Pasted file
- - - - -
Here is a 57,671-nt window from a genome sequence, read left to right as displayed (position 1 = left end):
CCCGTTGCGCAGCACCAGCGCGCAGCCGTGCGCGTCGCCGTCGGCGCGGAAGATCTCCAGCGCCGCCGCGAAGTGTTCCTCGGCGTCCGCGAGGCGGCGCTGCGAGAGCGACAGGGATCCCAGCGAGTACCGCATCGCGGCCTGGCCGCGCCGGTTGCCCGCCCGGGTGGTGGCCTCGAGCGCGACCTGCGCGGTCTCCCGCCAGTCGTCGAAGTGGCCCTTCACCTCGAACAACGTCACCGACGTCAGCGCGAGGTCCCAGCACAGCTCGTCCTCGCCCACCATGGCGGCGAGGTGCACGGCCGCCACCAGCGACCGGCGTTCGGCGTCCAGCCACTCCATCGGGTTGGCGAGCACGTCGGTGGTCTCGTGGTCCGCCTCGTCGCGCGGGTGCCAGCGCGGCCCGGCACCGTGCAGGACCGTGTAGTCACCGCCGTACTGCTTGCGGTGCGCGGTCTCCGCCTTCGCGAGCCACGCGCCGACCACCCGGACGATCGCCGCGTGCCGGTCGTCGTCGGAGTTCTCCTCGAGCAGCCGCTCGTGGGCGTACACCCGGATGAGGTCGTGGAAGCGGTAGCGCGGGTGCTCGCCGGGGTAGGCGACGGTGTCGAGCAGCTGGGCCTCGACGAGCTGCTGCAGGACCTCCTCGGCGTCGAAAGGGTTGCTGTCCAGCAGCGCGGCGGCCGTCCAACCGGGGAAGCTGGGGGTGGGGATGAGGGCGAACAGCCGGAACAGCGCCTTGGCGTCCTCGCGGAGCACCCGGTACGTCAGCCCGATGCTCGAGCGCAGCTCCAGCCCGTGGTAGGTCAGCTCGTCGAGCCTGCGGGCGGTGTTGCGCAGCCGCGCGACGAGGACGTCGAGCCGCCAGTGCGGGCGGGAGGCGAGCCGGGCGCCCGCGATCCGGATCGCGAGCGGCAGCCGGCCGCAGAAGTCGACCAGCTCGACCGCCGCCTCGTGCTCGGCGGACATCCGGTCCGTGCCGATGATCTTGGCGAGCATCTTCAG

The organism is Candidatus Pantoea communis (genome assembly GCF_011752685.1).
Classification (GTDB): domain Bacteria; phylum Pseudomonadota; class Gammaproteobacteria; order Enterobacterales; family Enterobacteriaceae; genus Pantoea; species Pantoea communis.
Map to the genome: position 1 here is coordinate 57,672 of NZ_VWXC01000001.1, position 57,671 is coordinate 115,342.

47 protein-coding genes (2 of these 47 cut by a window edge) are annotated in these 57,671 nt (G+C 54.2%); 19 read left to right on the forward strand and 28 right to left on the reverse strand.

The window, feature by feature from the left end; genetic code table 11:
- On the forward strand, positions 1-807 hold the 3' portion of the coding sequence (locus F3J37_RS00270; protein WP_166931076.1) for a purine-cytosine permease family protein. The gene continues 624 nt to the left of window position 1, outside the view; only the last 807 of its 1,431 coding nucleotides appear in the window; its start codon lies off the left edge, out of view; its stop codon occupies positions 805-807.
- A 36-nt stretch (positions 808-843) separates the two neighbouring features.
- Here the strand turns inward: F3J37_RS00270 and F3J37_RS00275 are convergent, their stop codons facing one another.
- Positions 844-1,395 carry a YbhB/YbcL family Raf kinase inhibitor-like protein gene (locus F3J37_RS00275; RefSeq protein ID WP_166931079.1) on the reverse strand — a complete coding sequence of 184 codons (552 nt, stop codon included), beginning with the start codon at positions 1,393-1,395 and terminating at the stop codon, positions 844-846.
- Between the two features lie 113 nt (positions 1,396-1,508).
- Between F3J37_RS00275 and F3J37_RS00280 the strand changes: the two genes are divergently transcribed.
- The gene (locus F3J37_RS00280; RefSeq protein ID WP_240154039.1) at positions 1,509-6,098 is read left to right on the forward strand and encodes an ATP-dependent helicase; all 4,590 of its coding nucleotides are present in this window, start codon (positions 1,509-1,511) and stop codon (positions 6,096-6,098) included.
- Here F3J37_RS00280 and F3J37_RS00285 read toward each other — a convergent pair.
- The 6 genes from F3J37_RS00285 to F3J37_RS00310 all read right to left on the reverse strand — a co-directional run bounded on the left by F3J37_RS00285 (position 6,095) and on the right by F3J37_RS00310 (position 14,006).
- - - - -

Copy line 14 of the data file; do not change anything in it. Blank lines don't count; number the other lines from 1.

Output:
- The gene (locus F3J37_RS00280; RefSeq protein ID WP_240154039.1) at positions 1,509-6,098 is read left to right on the forward strand and encodes an ATP-dependent helicase; all 4,590 of its coding nucleotides are present in this window, start codon (positions 1,509-1,511) and stop codon (positions 6,096-6,098) included.